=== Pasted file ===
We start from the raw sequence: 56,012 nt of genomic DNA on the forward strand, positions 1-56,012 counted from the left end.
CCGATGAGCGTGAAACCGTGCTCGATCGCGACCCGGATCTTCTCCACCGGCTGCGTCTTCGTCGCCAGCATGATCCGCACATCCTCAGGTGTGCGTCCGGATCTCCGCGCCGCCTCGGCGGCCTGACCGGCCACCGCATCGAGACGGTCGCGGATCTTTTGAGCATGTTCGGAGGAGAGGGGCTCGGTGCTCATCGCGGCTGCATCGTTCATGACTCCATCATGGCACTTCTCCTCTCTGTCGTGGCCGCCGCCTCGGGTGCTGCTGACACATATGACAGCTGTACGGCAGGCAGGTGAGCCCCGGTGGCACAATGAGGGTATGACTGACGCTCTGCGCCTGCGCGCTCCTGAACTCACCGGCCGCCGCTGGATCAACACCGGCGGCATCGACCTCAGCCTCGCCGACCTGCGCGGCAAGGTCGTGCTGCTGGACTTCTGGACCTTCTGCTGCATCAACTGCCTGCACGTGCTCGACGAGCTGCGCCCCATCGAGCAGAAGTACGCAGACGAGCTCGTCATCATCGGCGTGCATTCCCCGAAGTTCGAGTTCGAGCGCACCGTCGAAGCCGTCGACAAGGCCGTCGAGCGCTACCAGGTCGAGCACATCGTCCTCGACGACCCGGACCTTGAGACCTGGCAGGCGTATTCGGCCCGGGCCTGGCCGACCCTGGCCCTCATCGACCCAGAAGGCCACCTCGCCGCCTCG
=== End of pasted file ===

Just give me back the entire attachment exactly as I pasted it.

We start from the raw sequence: 56,012 nt of genomic DNA on the forward strand, positions 1-56,012 counted from the left end.
CCGATGAGCGTGAAACCGTGCTCGATCGCGACCCGGATCTTCTCCACCGGCTGCGTCTTCGTCGCCAGCATGATCCGCACATCCTCAGGTGTGCGTCCGGATCTCCGCGCCGCCTCGGCGGCCTGACCGGCCACCGCATCGAGACGGTCGCGGATCTTTTGAGCATGTTCGGAGGAGAGGGGCTCGGTGCTCATCGCGGCTGCATCGTTCATGACTCCATCATGGCACTTCTCCTCTCTGTCGTGGCCGCCGCCTCGGGTGCTGCTGACACATATGACAGCTGTACGGCAGGCAGGTGAGCCCCGGTGGCACAATGAGGGTATGACTGACGCTCTGCGCCTGCGCGCTCCTGAACTCACCGGCCGCCGCTGGATCAACACCGGCGGCATCGACCTCAGCCTCGCCGACCTGCGCGGCAAGGTCGTGCTGCTGGACTTCTGGACCTTCTGCTGCATCAACTGCCTGCACGTGCTCGACGAGCTGCGCCCCATCGAGCAGAAGTACGCAGACGAGCTCGTCATCATCGGCGTGCATTCCCCGAAGTTCGAGTTCGAGCGCACCGTCGAAGCCGTCGACAAGGCCGTCGAGCGCTACCAGGTCGAGCACATCGTCCTCGACGACCCGGACCTTGAGACCTGGCAGGCGTATTCGGCCCGGGCCTGGCCGACCCTGGCCCTCATCGACCCAGAAGGCCACCTCGCCGCCTCG